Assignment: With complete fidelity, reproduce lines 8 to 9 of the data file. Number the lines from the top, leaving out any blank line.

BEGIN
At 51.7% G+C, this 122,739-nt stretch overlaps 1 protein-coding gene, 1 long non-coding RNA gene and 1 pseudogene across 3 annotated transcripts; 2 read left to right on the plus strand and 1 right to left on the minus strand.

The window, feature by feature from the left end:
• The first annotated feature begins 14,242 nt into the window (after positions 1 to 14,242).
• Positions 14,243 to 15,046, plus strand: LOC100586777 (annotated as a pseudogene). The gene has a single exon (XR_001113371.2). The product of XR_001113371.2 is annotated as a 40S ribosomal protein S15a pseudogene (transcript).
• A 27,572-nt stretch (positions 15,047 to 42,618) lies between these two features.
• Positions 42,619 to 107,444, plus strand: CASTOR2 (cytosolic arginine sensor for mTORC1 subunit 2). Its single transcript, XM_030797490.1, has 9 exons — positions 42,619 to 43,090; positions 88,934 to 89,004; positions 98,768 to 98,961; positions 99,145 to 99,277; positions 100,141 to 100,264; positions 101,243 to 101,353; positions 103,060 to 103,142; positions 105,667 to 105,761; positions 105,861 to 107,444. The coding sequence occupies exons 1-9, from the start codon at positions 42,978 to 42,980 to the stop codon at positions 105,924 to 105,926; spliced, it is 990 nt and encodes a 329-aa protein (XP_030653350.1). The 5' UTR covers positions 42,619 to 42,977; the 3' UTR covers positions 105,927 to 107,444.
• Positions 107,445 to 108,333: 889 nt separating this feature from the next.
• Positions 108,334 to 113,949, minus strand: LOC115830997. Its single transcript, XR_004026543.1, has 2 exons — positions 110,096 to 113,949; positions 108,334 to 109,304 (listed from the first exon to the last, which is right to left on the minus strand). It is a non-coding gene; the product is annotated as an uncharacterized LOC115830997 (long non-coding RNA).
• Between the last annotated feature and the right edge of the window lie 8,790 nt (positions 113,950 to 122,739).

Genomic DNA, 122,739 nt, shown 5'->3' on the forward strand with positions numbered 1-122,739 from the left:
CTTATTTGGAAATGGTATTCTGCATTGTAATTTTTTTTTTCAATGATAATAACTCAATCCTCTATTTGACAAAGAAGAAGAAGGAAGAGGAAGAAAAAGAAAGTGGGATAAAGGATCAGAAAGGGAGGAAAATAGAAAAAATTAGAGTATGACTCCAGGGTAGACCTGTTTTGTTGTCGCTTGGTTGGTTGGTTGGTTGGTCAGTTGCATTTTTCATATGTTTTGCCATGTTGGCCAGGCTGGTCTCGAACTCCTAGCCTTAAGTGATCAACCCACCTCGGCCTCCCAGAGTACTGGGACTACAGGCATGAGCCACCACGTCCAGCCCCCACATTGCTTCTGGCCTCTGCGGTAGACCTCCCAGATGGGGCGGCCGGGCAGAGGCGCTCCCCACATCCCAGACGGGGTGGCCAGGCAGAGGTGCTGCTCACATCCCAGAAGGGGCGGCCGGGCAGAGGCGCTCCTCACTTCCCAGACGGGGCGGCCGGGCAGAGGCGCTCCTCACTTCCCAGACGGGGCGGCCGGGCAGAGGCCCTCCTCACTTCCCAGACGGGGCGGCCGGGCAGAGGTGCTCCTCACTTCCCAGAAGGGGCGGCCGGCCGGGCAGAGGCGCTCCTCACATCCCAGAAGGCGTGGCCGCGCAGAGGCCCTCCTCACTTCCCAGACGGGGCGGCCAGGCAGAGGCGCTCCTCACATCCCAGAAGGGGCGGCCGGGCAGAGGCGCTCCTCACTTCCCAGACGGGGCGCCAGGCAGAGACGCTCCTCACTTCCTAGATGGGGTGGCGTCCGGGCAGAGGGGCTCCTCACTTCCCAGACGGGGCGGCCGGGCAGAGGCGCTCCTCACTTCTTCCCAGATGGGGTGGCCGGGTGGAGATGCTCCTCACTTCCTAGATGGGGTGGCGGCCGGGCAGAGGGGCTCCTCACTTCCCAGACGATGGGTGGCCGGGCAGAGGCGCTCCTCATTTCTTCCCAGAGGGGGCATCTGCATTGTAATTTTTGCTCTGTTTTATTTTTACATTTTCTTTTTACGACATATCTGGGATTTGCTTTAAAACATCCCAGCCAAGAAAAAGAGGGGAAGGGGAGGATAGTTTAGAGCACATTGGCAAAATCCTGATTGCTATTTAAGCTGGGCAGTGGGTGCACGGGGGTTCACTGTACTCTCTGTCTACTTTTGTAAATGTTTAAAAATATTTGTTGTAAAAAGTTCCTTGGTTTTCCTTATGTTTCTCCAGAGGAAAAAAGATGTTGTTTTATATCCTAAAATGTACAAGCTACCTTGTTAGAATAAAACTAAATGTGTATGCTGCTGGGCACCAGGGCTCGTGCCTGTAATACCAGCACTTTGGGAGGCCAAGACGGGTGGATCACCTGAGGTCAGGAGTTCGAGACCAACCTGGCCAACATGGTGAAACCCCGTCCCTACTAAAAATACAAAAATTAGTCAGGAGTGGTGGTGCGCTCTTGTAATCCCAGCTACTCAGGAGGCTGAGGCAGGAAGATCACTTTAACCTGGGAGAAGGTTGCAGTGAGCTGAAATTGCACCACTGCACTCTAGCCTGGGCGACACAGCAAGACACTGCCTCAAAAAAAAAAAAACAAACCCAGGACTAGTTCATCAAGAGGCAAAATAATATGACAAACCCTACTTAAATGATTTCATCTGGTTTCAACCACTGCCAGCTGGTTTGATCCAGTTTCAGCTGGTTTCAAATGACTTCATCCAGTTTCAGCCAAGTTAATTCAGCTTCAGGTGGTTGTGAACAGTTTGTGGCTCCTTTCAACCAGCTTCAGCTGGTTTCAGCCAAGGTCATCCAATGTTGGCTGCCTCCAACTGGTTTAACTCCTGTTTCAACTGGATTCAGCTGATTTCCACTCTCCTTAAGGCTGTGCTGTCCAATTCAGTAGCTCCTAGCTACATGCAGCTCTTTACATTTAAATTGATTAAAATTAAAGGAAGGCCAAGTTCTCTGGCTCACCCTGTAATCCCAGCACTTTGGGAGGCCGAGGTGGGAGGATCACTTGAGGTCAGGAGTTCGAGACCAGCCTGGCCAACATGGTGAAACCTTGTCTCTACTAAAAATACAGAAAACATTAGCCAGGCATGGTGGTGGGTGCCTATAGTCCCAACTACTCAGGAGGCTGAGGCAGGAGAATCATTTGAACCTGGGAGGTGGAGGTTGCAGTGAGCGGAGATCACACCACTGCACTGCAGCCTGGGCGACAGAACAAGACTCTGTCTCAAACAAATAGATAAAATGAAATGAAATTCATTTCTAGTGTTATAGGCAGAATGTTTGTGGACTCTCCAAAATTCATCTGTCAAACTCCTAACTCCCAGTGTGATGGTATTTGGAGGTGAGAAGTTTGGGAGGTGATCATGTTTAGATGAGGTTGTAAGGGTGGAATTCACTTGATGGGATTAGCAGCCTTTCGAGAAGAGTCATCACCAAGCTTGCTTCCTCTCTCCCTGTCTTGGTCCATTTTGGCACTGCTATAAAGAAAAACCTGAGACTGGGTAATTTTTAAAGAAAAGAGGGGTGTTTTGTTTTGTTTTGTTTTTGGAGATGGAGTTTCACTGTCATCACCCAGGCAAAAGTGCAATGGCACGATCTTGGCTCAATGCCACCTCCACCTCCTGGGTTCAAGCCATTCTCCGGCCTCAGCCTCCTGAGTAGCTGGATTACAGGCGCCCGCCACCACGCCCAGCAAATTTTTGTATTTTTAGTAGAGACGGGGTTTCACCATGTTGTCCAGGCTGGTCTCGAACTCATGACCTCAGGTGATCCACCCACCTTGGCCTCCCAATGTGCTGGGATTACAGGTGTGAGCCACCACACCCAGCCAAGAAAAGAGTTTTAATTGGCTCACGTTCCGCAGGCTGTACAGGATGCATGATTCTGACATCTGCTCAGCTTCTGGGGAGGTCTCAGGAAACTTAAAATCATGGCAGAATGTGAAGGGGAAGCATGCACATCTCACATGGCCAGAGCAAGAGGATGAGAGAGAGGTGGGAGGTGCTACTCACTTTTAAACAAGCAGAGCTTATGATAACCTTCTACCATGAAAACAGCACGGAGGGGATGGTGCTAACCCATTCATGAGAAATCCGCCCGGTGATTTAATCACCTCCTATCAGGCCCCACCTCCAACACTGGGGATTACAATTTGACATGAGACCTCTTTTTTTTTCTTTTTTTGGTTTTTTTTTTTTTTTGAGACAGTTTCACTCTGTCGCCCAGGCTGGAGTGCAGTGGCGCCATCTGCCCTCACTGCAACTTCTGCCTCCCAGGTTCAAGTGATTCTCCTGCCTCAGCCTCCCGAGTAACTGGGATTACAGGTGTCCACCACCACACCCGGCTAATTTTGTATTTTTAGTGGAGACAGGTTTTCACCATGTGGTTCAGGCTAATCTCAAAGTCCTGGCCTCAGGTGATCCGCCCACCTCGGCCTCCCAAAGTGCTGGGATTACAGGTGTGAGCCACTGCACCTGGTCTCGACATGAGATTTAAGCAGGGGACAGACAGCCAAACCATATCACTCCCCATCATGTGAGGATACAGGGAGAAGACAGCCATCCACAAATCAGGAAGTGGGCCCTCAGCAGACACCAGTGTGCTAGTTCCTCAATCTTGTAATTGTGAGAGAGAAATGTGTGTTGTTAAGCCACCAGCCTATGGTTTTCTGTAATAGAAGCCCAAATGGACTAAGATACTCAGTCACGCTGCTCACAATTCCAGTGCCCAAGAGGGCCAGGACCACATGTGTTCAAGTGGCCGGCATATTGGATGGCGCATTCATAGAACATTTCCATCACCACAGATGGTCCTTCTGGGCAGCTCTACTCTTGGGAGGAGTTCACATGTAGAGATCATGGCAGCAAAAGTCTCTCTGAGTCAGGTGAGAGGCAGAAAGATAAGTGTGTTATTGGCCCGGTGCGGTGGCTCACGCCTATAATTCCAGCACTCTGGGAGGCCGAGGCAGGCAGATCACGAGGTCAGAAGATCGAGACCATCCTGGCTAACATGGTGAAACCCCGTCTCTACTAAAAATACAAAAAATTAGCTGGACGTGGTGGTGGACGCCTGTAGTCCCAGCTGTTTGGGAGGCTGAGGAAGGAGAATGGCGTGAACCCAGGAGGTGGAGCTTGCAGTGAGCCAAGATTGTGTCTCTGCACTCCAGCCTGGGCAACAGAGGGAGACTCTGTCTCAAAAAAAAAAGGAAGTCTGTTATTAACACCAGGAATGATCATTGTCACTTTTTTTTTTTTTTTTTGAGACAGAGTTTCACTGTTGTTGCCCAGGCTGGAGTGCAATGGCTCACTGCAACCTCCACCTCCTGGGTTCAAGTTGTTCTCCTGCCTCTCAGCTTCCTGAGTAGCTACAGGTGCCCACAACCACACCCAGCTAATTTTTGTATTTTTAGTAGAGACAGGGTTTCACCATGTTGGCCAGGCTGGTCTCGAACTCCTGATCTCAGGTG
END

• Positions 108,334 to 113,949, minus strand: LOC115830997. Its single transcript, XR_004026543.1, has 2 exons — positions 110,096 to 113,949; positions 108,334 to 109,304 (listed from the first exon to the last, which is right to left on the minus strand). It is a non-coding gene; the product is annotated as an uncharacterized LOC115830997 (long non-coding RNA).
• Between the last annotated feature and the right edge of the window lie 8,790 nt (positions 113,950 to 122,739).